TRE MAISON DASAN

Family Incarceration

(After a successful festival run,Denali Tiller’s documentary Tre Maison Dasan is currently playing public events throughout the United States. Like what you see here on Hammer to Nail? Why not pay just $1.00 per month to help keep us going?) 

From first-time documentary-feature director Denali Tiller comes a heart-rending portrait of three boys whose parents, when the film begins, are all incarcerated. Aged 13 (Tre), 11 (Maison) and 6 (Dasan), they come from different-enough backgrounds – and are, themselves, quite distinct the one from the other – that their outcomes, by the end, are far apart, but the similarity in starting points makes for a fascinating and deeply touching cinematic journey. Jail time affects not only those imprisoned, but also their family members, especially children, and whatever the initial crime that led to conviction, innocent people pay the price, as well. A movie made with amazingly intimate access to its subjects, Tre Maison Dasan examines the cost of punishment on the ones left behind.

The story takes place in Rhode Island. Dasan is the only child with a mother in prison. When we first meet him, he is living with relatives, growing up in the company of a sister-like young cousin, but soon thereafter, his mother is released. Though his subsequent life is not without challenges, his youth and natural vitality – coupled with Mom’s return – bode well for the future. Or at least that’s our best guess. Maison has some additional issues, including a diagnosis of Asperger’s (which would now be referred to simply as autism spectrum disorder) and a mother who no longer lives in the state, having moved to California after Dad’s imprisonment. Fortunately, there’s Nana Shirley to love and take care of him, and his sharp intelligence and good (if parentless) home life seem to offer strong possibilities of success, as well.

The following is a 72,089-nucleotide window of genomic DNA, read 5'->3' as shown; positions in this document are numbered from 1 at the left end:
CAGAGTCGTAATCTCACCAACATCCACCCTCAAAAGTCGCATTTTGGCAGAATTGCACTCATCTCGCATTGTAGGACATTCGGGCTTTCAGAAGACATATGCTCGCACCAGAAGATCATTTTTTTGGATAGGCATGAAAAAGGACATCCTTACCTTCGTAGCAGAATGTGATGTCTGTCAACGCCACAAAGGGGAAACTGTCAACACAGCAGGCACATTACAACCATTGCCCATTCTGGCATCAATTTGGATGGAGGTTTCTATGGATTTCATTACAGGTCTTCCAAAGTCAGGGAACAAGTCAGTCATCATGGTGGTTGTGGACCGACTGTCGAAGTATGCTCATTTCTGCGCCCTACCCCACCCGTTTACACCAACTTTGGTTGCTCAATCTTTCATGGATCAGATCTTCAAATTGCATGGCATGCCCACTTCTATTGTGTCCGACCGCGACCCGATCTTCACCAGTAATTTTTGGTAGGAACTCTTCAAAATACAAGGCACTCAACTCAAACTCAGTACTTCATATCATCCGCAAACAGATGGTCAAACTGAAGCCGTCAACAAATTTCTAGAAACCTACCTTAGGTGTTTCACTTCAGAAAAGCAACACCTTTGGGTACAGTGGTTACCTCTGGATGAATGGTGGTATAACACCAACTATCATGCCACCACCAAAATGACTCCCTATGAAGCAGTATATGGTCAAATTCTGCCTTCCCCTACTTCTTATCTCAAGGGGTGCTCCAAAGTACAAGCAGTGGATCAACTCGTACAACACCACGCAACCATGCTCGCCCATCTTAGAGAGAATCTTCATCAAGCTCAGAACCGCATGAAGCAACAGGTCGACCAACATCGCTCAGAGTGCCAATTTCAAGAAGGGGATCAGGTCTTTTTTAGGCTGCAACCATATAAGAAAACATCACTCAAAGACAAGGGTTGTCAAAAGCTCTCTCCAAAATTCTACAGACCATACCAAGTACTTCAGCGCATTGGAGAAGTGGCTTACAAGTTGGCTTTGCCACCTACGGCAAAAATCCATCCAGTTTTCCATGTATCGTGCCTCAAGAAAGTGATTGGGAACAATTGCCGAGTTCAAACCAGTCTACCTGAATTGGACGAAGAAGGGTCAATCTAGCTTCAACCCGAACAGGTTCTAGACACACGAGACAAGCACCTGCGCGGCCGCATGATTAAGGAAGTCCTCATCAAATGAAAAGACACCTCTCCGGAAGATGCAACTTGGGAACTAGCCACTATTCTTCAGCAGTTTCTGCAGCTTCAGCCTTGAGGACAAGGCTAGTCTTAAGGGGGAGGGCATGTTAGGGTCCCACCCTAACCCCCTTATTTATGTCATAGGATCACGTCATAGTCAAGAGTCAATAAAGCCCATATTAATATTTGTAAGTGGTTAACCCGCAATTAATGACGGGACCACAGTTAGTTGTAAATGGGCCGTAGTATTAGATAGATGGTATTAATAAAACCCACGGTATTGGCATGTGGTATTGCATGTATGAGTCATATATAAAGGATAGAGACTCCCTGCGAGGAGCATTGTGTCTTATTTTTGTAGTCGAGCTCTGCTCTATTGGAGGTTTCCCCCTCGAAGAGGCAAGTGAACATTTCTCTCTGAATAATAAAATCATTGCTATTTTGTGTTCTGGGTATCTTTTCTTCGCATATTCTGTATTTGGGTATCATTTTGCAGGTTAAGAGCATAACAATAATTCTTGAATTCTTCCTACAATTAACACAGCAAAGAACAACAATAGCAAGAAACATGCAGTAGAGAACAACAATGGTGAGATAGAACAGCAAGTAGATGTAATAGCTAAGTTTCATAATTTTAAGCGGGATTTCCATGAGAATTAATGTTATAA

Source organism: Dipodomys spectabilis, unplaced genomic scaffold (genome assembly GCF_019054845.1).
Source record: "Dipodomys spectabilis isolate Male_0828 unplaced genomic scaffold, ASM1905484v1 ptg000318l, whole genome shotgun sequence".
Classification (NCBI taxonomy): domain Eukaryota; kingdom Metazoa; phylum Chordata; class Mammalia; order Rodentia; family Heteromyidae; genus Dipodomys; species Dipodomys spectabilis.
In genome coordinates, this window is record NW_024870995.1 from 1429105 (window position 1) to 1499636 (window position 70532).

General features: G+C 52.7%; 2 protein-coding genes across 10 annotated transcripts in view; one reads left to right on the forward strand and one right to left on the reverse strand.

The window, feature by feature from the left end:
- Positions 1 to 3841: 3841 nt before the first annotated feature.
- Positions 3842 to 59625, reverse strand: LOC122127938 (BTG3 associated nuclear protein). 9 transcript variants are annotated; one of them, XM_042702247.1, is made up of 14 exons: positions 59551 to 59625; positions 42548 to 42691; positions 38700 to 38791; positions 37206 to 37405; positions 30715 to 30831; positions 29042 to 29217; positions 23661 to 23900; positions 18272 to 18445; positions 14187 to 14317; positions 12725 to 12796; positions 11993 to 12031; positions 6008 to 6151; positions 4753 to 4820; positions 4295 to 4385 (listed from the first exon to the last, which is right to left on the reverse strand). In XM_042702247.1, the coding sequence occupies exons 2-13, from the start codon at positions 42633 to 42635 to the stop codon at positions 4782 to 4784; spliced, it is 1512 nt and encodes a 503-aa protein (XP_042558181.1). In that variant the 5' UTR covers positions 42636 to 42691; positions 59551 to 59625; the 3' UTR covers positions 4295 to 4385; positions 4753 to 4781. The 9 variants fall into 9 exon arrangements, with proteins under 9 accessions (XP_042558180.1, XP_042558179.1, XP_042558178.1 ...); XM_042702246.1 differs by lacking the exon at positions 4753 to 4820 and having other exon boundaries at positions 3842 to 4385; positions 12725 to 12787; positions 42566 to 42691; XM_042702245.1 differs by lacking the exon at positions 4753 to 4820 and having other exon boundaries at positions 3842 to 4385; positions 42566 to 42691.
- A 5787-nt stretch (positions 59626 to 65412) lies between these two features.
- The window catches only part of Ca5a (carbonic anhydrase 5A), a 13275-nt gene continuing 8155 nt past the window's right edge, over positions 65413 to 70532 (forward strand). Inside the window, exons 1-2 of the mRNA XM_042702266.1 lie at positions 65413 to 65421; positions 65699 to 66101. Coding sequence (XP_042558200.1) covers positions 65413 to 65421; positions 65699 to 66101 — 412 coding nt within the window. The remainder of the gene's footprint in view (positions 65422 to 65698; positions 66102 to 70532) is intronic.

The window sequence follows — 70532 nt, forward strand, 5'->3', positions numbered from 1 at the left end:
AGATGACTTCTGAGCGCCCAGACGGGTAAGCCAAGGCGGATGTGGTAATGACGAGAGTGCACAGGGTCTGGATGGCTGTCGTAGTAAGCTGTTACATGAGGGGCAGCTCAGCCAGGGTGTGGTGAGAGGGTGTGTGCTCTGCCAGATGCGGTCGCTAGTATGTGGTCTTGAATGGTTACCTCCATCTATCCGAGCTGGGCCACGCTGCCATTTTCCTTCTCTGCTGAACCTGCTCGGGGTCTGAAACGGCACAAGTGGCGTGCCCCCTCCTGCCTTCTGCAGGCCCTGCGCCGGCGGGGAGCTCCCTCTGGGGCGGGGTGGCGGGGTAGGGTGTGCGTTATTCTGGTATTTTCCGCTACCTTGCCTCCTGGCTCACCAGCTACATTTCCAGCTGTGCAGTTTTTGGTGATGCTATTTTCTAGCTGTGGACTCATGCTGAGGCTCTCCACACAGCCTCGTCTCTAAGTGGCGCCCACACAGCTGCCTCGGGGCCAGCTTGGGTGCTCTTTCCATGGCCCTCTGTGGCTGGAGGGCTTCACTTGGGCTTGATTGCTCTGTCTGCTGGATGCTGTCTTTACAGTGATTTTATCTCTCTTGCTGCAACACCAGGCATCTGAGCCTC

And then there’s Tre, the most unsettled of the three. As he approaches – and transitions into – puberty (the film is made over a number of years), he falls in and out of trouble with the law, himself, at one point even forced to wear an ankle bracelet. Though still very much a young boy, dissolving in tears during visits with Dad, he more and more adopts a tough-guy facade, mouthing off to his mother and breaking doors. Mom is a bit of a mess, herself, hardly able to manage her own problems (work, relationships, painkillers), much less those of a budding, angry adolescent. It’s a recipe for future disaster, though anyone with even an ounce of empathy cannot but be moved by Tre’s soulful, searching eyes seeking a way out from what he knows will not end well.

It’s a remarkable film, powerful in its emotional content and profound in its criticism of a system that sets the next generation up for failure. Tiller doesn’t waste time on absolving the parents of guilt – they are not, even by their own admission, innocent of their crimes – but rather focuses her attention entirely on the enormous obstacles that lie ahead for her subjects. I marvel at how all involved allowed her and her camera into their lives, so raw is the material, even to the point where I questioned, at one point, why the crew wasn’t stopping Tre from making matters worse. Still, this cinematic proximity affords Tiller the opportunity to reveal the full complexity of the kids’ lives, including moments of great humor, as well. We may cry, but we also laugh, mixing the bitter with the sweet in a dramatically powerful mix. Nonfiction filmmaking doesn’t get much better than this.

– Christopher Llewellyn Reed (@ChrisReedFilm)

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